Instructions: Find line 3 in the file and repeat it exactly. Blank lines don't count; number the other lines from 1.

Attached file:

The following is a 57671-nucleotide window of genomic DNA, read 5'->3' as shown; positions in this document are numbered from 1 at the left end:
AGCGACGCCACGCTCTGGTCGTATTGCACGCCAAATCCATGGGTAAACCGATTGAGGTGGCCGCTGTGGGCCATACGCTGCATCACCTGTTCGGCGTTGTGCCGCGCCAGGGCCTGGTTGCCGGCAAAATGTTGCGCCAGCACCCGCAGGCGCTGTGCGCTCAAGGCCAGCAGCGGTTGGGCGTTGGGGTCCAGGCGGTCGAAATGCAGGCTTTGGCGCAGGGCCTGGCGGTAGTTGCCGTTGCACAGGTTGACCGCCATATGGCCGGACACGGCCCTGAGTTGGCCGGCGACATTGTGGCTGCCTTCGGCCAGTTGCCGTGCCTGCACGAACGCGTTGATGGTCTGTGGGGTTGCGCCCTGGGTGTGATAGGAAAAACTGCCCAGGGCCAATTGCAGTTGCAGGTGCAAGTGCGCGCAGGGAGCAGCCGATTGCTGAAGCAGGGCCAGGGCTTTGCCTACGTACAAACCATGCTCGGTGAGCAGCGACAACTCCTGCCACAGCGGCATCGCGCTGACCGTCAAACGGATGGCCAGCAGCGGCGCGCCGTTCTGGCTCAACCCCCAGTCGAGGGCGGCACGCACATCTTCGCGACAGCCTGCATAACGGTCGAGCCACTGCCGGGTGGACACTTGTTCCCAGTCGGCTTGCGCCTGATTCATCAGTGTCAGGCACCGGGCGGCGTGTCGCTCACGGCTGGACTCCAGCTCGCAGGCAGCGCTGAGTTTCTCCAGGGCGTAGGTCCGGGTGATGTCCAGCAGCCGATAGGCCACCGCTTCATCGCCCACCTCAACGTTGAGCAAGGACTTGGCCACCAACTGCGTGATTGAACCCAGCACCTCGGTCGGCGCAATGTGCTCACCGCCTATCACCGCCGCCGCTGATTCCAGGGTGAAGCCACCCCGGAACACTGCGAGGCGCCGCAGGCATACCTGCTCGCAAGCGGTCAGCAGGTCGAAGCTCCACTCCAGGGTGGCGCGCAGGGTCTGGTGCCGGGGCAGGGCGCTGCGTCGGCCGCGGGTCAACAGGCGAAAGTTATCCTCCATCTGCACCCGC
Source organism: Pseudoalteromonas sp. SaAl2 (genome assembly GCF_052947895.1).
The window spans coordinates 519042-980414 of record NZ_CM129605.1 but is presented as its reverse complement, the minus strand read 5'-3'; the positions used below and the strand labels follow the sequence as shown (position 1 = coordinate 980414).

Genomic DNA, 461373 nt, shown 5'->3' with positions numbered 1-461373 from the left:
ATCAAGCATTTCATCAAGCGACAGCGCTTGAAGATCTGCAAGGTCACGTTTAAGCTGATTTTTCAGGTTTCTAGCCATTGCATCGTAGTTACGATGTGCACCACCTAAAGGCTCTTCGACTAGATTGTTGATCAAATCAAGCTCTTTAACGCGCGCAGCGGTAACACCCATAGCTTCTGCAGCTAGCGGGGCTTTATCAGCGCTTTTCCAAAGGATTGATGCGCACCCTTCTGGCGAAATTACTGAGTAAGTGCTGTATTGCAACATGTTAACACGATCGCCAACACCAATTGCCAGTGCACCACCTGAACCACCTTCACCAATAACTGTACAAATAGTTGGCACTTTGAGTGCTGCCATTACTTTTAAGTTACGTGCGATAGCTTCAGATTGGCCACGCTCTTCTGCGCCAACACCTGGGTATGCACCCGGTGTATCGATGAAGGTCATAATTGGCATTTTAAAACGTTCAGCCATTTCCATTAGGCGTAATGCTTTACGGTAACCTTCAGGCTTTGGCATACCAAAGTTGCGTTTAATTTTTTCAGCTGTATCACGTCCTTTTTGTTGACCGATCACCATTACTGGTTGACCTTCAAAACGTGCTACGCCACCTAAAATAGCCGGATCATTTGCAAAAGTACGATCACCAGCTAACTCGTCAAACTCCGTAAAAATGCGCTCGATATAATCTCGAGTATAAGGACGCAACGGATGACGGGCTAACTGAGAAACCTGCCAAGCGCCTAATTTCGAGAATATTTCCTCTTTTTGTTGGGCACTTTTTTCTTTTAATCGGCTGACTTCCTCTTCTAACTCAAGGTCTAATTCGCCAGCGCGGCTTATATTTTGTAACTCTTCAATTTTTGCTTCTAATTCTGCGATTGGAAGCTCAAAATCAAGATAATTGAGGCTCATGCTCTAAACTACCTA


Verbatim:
Source organism: Pseudoalteromonas sp. SaAl2 (genome assembly GCF_052947895.1).